Get them to Help You Out
Many parents are pretty sick of meal planning and cooking in lockdown so if you have older kids, why not get them to do it? Provide a budget, shop for ingredients online and then let them cook. From my own experience of doing this with a 9 year old, make sure you check when they say you don’t have an ingredient, I have now have 2 bottles of cider vinegar because he didn’t check the cupboard properly!
Learn about Nature
If your children love nature then you might want to consider raising some butterflies. You can buy the kits* easily on Amazon and it’s a great opportunity to see nature close up.
Designing Something as a Home Learning Project
The chance to be creative is great for getting children enthusiastic about learning and there are lots of ways to do it.
Design Your Own Product
Creating their own product is a really fun Home learning project for children. The easiest way to go is probably a chocolate bar or their own ice cream flavour but they could also create their own soap or bath bomb. They’ll need to choose their ingredients, create the product and design some packaging. They could also create an advert for it, a poster or even a video ad.
Embrace Their Passion for Gaming
If you have gaming fans in your house then a great way to get them to engage is to theme your work around a game they love. You could ask them to create a character for their favourite game, a spin off game for it or even a completely new computer game. You could show them how to use storyboards to plan it.
If you have theatrical children who are missing out on their end of term performance, you could ask them to design their own end of term performance to show their family. You could share it with family outside of your home via zoom.
Design an Obstacle Course
If you want to get them a bit more active, you could ask them to design their own obstacle course which you then have to complete. You could also make it part of a family sports day, our kids loved it when we did this.
Setting Challenges as Home Learning Projects
We all love a challenge and children are no different. Challenges are often great home learning projects to keep them engaged for a while when you need to do something else!
Create a Boat
One school set a great challenge involve creating something that would float out of tin foil and seeing how many pennies you can get it to hold. You could all do this as family with bragging rights or a small prize for the winner.
Design and Build a Marble Run
While you can buy marble runs in the shop, you can also create your own with some old toilet roll tubes and a sheet of cardboard. It’s a great activity for budding engineers and really good for developing problem solving skills.
Tower Building Challenge
Tower building is a staple at our scout group. Give the kids a pile of spaghetti and a packet of marshmallows and challenge them to build the biggest tower they can. You could also do this with Lego or other kids of blocks.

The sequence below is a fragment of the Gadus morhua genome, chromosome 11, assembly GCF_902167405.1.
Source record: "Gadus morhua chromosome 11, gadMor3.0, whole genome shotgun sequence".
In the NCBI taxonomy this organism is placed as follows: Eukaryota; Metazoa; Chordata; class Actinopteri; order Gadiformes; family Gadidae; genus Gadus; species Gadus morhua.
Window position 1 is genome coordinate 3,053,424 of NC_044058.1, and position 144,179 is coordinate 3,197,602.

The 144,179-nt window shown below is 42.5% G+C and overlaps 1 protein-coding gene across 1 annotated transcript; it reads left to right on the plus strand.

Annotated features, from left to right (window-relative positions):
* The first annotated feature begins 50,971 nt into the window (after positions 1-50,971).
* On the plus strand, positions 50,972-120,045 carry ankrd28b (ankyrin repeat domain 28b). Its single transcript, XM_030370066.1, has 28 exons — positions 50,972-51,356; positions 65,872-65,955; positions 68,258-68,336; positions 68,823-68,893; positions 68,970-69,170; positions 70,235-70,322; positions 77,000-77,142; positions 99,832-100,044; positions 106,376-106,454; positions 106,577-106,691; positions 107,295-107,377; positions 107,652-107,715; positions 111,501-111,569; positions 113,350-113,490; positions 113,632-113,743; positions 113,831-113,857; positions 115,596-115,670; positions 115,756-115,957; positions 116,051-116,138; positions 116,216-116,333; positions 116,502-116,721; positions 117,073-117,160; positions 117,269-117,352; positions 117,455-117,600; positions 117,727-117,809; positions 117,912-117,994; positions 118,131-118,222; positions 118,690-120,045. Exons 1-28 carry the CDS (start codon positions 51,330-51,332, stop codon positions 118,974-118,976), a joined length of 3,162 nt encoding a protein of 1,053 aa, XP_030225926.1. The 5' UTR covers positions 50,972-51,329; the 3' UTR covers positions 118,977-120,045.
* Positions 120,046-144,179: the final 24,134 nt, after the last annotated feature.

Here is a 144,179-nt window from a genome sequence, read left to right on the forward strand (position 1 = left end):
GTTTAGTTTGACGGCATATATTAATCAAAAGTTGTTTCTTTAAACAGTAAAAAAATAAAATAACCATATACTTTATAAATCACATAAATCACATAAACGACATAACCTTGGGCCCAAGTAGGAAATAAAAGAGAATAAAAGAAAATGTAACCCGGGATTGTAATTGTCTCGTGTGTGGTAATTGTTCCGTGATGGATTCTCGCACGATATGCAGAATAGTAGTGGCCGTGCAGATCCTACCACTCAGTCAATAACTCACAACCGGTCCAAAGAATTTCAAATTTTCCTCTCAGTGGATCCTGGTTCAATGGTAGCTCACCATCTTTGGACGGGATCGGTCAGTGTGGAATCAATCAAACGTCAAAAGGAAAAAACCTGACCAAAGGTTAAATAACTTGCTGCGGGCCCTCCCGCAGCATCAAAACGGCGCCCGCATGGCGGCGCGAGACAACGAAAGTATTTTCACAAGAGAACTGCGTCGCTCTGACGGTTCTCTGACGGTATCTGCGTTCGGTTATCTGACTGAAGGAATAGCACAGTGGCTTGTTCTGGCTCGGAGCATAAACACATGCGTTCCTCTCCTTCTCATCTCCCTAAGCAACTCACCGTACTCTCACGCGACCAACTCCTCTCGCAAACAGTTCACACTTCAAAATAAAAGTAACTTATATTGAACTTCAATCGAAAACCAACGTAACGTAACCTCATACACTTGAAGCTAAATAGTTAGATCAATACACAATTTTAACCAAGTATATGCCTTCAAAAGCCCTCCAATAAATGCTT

Earning a Badge
The opportunity to earn a badge can be very motivating for kids! If you have a child involved in Scouting or Girl Guiding your group will likely have suggested some ways to earn badges in Lockdown (we’ve done cooking, nights away for a back garden camp and music).
If your child isn’t involved in a uniformed club, check out Paw Prints which has free challenges packs for kids with badges available for parents to buy.
You could also apply for some Blue Peter Badges. We have applied for our blue badge and are now working on our green badge. Blue Peter are running the “Six Badges of Summer Challenge” to motivate children to earn their badges this summer.
Local and Family History Home Learning Projects
Focussing on things that are familiar for kids, like their family and local area, can be a great way of getting them engaged with history.
Have you ever noticed the Blue Plaques on local buildings? Blue Plaques are placed on buildings where someone of historical significance lived or worked. In London they are run by English Heritage but many local councils run the scheme in their area. Blue plaque spotting can be a way to structure a walk and lead on to research about interesting figures in local history. Check out you local council’s website to see if they run the scheme and where your local plaques are.
Local History Research
While history can sometimes seem rather distant to kids, focussing on local history can bring it to life. You could set your children a project to find out the history of your town, explore old photographs though online archives or visit some outdoor places of local significance. With museums about to open again you can take this topic even further.
Create Your Family Tree
Creating a family tree can be a lovely thing to do if you can’t currently see all of your family. You could use photographs of the family to create it, see how far back you can go. Older children might enjoy using Ancestry to research further using the 14 day free trial.
Interview a Family Member for your Home Learning Project
Another way to bring family together in lockdown is to get your children to interview a family member. You could focus the interview on what life was like for them when they were young, the job they did or other experiences they’ve had. Older children could create their own questions but here are some to get you started:
- How old were you when you started school?
- What subjects did you learn?
- What did you do at lunchtime?
- How did you get to school?
- How were you punished?
- What did you do after school and in the holidays?
- What was your job?
- Was it what you wanted to do?
- What did you do all day?
- Who/what were you in charge of?
- What were your work hours?
- How much were you paid?
Creative Home Learning Projects
Creative time is important for children and also educational. There are lots of fun ways you can Chanel creativity.
Learn about the Greats
A great way to focus art work is to pick either some arts or artistic movements, research them and then create your own pictures. Our school had the children research and create aboriginal dot art. Other possibilities are Monet, cubism, Picasso, portrait art or pop art.
Make a Stop Motion Video
One of my children has done stop motion at school and is keen to have another go. He used plasticine but you can do it with toys, drawings or pretty much any object depending on what you want to make it about.
Create a Scrapbook
We create a scrapbook every summer and it’s a great way to record our fun. For a home learning project, a scrap book could be on going or could relate to a specific topic you’re working. We’ve created scrap books for bedroom makeovers and you could do them for growing plants or any other project you do over a period of time.
Other fun creative activities include, designing their dream bedroom, creating your own gelatine flower sun catchers, following art tutorials on YouTube or try some our process art projects.
I’d love to hear about your home learning projects in the comments.